General Care For Cats

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General Care For Cats
The everyday important stuff

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Bringing a new cat or kitten into your home can be exciting. Whether you’re a first-time pet owner, or you’re thinking about welcoming another animal into your home, there are many things to consider before adopting or purchasing a feline companion.

“Before adopting or purchasing a cat, you should consider the time and financial commitment of pet ownership,” said Dr. Sarah Griffin, lecturer at the Texas A&M College of Veterinary Medicine & Biomedical Sciences. “Additionally, you should determine if your lifestyle is suitable for responsible pet ownership.”

For example, if you are thinking about adopting a kitten, you should be able to provide the kitten with at least three wellness visits to a veterinarian for vaccines and deworming, Griffin said. Additionally, Griffin recommended kittens be spayed or neutered when they are six to nine months of age and given monthly flea, intestinal parasite, and heartworm prevention, whether the kitten lives primarily indoors or outdoors.

Cats should also be given these treatments to prevent the spread of certain diseases. Griffin recommended cats visit the veterinarian for wellness visits semiannually to annually. “It is important to treat cats for fleas and other parasites because fleas can spread disease,” Griffin said. “Some intestinal parasites can even cause zoonotic disease, meaning the disease can be transmitted from animals to people.

Additionally, heartworms can cause permanent heart and lung damage to cats, so it is important to provide preventative care against heartworms.”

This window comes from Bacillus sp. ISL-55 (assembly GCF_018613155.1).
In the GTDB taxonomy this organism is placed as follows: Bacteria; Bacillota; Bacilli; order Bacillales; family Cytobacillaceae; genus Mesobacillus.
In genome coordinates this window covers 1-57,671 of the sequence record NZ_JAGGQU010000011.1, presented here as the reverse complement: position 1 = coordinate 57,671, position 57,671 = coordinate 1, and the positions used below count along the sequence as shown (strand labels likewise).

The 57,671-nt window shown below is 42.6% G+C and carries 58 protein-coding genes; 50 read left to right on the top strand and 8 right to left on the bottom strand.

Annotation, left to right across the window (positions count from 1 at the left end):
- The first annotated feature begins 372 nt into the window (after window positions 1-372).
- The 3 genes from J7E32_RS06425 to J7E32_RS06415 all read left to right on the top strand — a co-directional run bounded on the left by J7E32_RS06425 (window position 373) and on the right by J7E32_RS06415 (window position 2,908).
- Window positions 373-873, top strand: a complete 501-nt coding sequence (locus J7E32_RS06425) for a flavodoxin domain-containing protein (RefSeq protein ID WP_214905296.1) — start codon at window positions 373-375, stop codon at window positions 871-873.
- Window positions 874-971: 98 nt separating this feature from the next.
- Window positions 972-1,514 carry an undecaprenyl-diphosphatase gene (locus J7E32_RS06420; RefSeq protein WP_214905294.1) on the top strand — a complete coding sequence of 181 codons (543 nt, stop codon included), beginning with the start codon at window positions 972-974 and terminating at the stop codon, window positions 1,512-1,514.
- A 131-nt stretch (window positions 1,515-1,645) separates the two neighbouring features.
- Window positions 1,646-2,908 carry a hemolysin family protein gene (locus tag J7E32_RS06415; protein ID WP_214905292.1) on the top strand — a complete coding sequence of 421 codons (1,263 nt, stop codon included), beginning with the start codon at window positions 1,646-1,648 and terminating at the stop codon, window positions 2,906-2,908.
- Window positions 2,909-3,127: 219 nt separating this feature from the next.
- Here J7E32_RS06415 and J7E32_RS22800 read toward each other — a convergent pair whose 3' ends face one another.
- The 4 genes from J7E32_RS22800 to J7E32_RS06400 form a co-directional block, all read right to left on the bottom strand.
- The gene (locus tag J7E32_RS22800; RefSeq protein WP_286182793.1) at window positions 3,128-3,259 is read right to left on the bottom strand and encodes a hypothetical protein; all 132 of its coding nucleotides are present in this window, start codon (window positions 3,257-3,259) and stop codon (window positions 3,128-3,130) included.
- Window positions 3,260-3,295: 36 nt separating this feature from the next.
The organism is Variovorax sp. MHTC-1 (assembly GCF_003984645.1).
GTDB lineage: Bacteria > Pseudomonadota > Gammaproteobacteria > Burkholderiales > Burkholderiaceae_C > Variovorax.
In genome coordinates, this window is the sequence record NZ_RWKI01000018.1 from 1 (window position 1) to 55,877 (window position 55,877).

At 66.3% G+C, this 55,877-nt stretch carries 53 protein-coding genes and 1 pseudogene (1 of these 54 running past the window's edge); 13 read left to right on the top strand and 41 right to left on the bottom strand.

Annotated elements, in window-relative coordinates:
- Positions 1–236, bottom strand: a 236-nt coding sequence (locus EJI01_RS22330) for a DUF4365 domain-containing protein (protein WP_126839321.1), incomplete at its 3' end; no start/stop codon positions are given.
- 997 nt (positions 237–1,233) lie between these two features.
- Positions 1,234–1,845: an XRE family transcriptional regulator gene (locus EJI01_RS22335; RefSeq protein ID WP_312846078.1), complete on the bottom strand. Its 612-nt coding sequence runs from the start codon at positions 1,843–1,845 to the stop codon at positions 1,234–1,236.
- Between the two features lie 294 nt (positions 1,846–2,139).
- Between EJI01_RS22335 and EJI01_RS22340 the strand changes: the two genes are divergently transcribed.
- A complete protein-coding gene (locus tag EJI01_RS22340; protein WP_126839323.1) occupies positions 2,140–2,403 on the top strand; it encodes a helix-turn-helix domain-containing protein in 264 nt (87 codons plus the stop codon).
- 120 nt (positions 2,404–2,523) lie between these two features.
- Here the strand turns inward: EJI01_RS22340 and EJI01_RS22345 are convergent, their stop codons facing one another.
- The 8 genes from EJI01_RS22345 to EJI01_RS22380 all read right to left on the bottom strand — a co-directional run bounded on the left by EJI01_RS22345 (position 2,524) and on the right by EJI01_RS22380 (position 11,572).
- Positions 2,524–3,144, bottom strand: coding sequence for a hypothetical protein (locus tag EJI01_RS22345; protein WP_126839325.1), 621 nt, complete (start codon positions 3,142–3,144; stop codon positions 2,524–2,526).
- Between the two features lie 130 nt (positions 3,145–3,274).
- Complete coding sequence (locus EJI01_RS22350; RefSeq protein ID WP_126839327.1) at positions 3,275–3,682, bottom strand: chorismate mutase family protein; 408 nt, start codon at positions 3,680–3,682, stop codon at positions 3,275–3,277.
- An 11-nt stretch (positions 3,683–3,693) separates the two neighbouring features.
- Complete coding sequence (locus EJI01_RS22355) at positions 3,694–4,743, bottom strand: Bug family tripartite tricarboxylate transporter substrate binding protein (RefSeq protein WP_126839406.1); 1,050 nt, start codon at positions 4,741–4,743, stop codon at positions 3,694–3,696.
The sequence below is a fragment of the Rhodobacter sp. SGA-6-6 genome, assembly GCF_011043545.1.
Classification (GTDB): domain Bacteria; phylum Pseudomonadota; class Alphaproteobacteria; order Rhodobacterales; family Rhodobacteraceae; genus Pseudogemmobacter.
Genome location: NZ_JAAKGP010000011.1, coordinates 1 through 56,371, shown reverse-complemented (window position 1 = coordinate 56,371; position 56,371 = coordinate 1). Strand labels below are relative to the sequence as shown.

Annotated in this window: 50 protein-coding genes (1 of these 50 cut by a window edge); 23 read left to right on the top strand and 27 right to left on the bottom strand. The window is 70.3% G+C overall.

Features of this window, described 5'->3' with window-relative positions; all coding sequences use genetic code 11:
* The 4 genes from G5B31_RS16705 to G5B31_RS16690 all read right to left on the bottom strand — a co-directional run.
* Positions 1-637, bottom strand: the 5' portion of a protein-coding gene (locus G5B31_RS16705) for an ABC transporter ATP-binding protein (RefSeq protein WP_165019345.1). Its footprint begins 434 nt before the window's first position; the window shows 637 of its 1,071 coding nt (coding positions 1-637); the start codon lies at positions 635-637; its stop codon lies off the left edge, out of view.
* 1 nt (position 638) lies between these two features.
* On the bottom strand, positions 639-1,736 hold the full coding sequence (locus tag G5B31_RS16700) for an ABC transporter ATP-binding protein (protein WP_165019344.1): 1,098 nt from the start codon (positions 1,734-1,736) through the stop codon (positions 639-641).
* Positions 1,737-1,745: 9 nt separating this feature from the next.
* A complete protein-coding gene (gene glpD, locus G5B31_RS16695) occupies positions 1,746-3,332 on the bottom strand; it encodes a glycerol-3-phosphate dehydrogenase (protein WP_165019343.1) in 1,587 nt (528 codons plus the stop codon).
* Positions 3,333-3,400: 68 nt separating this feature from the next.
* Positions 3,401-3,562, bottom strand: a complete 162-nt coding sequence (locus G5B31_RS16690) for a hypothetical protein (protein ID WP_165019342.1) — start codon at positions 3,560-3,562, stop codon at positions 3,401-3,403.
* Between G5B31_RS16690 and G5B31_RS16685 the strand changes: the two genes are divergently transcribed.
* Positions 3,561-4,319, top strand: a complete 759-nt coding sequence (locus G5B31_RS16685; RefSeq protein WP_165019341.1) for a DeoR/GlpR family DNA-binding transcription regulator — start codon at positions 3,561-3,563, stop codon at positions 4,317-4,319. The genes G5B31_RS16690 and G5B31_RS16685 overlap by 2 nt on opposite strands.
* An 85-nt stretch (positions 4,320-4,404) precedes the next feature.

Another important factor to consider before purchasing or adopting a cat is diet. Providing a well-balanced and nutritious diet plays a key role in your feline’s health. “I recommend feeding cats high-quality dry and canned food,” Griffin stated. “It’s important to introduce both types of food to kittens in case they require a special diet when they get older. Look for The Association of American Feed Control Officials (AAFCO) label on food before purchasing it to ensure quality.” If you have any questions regarding feline nutrition, ask your veterinarian for guidance.

If you are considering bringing a cat into your home, you should also be prepared for their natural behaviors, such as scratching. Scratching may not be conducive to an indoor domesticated lifestyle, so cat owners should give their cat an outlet for this behavior, such as through a scratching post. Other options for cat owners include declawing their cat. However, declawing should only be done after failed attempts to prevent the cat from using its claws destructively or when its claws present a health risk to the owner, Griffin said. Some possible ways to stop destructive scratching include trimming the claws weekly, giving the cat plenty of scratching posts or other items made for cats to scratch, or placing temporary synthetic nail caps on the claws, Griffin said.